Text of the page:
On Saturday I made hamburger buns that turned out really nice. To make them I adapted a French recipe I found on the internet. Credit for it goes to a man named Fred Chesneau [shay-no] who calls himself le globe cooker and periodically hosts a show called Les Nouveaux Explorateurs on the Canal+ television channel. You can find some of his shows on YouTube.
These buns are made with a pain brioché dough, which means it contains eggs and butter as well as yeast, flour, and salt. Chesneau's recipe calls for sugar, but I substituted honey to make my version. I also changed the instructions slightly, reflecting the order in which I mixed all the ingredients together. I made the dough using French T55 flour, which is the equivalent of U.S. all-purpose flour, and I used a 20-gram chunk of cake yeast (levure fraîche en cube), which I can buy at Intermarché and store in the freezer.
Brioche-style Hamburger Buns
Petits pains briochés — merci à Fred Chesneau
20 g fresh yeast (2 Tbsp.) *
250 ml warm milk
2 Tbsp. honey
100 g softened butter (7 Tbsp.)
2 eggs, yolks and whites separated
500 g flour (4 U.S. cups)
1 level Tbsp. salt
In a large bowl (or the bowl of a stand mixer), dissolve the fresh yeast in the warm milk with the honey. In a separate bowl, mix together the flour and salt. When the yeast mixture is bubbly and foamy, add to it the softened butter and the egg yolks. Then add the flour and salt and mix all together by hand or using the stand mixer with a dough hook attachment.
Knead the dough for 10 minutes. It should be soft but not sticky. Carefully add more flour or milk as needed. Working on a floured surface, roll the dough into a log shape using your hands and then cut it into six equal pieces. Shape each piece into a ball and place them all on a baking pan on parchment paper or a silicone baking pad. Let the buns rise in a warm place for two hours.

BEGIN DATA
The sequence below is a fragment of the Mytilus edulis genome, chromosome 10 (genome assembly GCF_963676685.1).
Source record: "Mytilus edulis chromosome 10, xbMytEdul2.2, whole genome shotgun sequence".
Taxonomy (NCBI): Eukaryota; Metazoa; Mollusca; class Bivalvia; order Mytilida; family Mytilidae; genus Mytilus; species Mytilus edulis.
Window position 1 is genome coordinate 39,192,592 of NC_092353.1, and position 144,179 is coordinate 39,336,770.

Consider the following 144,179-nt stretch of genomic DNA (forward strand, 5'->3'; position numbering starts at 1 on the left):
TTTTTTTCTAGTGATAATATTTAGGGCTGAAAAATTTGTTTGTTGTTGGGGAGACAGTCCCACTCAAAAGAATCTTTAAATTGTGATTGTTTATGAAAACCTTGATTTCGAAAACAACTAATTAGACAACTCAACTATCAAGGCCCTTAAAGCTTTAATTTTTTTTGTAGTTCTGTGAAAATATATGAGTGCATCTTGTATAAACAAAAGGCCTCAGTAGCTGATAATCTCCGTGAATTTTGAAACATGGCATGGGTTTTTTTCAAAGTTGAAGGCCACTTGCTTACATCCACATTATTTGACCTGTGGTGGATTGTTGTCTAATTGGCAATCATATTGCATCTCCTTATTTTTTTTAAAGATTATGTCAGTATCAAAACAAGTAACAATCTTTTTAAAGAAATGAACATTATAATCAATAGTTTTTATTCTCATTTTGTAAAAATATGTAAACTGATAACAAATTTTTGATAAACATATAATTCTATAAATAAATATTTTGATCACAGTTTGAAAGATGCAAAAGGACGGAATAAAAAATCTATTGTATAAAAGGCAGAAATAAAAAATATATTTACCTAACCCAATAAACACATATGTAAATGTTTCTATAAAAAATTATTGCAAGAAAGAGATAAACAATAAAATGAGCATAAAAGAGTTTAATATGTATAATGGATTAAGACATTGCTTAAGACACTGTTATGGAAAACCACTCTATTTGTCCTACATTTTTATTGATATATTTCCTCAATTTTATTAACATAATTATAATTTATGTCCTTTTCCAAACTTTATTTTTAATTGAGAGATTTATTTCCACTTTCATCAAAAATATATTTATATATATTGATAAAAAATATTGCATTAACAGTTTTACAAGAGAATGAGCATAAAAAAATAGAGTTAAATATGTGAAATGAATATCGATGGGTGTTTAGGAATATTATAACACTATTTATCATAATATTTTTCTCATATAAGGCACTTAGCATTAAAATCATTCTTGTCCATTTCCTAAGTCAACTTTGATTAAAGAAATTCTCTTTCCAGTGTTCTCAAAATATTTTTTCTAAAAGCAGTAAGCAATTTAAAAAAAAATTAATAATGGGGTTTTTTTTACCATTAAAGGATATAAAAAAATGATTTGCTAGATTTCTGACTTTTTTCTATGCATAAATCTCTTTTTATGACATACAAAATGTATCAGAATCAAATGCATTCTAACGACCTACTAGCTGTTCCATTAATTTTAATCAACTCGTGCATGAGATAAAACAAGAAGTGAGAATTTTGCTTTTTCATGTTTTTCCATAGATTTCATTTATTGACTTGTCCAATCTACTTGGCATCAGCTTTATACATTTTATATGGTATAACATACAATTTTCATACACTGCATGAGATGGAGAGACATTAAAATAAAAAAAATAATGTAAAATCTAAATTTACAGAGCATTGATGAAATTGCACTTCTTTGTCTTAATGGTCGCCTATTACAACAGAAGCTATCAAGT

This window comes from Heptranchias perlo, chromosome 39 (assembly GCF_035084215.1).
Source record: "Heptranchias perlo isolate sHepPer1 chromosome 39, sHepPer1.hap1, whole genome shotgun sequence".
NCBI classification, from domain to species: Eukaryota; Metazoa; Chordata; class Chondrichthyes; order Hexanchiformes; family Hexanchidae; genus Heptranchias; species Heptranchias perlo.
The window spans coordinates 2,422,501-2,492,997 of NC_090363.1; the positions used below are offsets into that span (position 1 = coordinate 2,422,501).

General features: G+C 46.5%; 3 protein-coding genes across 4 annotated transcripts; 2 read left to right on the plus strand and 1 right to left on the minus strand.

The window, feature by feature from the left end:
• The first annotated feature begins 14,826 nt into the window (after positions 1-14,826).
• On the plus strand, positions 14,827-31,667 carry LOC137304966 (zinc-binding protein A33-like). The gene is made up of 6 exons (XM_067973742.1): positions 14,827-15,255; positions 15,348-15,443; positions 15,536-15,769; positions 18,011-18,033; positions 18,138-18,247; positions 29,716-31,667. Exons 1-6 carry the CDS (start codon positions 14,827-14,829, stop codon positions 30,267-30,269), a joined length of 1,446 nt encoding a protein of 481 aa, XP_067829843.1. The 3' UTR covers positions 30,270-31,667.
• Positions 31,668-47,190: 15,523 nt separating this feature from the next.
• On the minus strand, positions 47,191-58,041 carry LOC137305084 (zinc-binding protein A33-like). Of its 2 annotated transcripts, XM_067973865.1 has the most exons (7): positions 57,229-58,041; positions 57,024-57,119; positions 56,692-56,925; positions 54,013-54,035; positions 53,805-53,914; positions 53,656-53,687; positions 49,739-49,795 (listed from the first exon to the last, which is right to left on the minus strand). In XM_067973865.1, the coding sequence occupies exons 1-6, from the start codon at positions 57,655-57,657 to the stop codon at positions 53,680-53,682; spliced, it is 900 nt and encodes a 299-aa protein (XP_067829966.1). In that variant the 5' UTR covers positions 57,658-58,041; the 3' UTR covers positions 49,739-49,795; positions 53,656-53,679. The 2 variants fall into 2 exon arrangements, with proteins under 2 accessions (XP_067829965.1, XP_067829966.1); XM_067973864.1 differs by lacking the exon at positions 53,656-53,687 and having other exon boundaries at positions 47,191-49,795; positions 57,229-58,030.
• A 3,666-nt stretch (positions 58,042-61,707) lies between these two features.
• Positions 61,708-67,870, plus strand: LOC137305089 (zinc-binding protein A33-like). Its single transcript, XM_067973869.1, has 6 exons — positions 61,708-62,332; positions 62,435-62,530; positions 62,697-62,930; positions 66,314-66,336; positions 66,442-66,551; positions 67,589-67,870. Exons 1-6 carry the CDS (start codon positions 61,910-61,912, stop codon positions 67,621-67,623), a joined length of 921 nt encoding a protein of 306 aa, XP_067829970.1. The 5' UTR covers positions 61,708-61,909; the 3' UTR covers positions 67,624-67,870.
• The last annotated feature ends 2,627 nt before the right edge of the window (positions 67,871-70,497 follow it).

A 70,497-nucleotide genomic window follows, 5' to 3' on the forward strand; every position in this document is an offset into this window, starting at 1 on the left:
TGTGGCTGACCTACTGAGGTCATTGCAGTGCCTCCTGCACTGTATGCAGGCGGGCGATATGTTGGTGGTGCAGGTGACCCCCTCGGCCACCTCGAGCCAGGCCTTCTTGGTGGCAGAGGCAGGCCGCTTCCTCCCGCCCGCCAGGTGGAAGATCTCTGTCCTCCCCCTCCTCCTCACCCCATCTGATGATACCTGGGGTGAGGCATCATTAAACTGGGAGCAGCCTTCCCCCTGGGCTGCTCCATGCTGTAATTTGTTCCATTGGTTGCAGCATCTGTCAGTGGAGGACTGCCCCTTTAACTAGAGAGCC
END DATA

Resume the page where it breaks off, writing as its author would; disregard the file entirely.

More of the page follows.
Pre-heat the oven to 350ºF (180ºC). Flatten the balls of risen dough slightly. Brush the top of each one with beaten egg white and sprinkle on sesame or poppy seeds. Put them in the hot oven and bake them for 15 minutes. It's a good idea (but optional) to set a small bowl of hot water in the oven with the buns as they bake. The steam it releases into the hot oven will give the buns a good texture and help them rise as they cook.
Take the buns out of the oven and let them cool completely before using them. You can store them in the freezer for later use. We like to split them and toast them very lightly before making burgers with them.
We've been eating a lot of burgers this year, taking advantage of dry, warm (or even) hot weather to cook on the barbecue grill out on the terrace. We grind the meat — we've used beef, veal, and turkey at different times — using the food grinder attachment on our KitchenAid stand mixer, and I use the mixer to knead dough as well. I baked these buns on a black Teflon baking sheet that I bought at SuperU for about three euros. Supposedly, it's re-usable 1,000 times. Do they sell those in supermarkets in the U.S.?
I plan to use this recipe to make a loaf of pain brioché sandwich bread soon, using my Pullman-style covered pain de mie baking pan.
* Read about different types of yeast and measures here.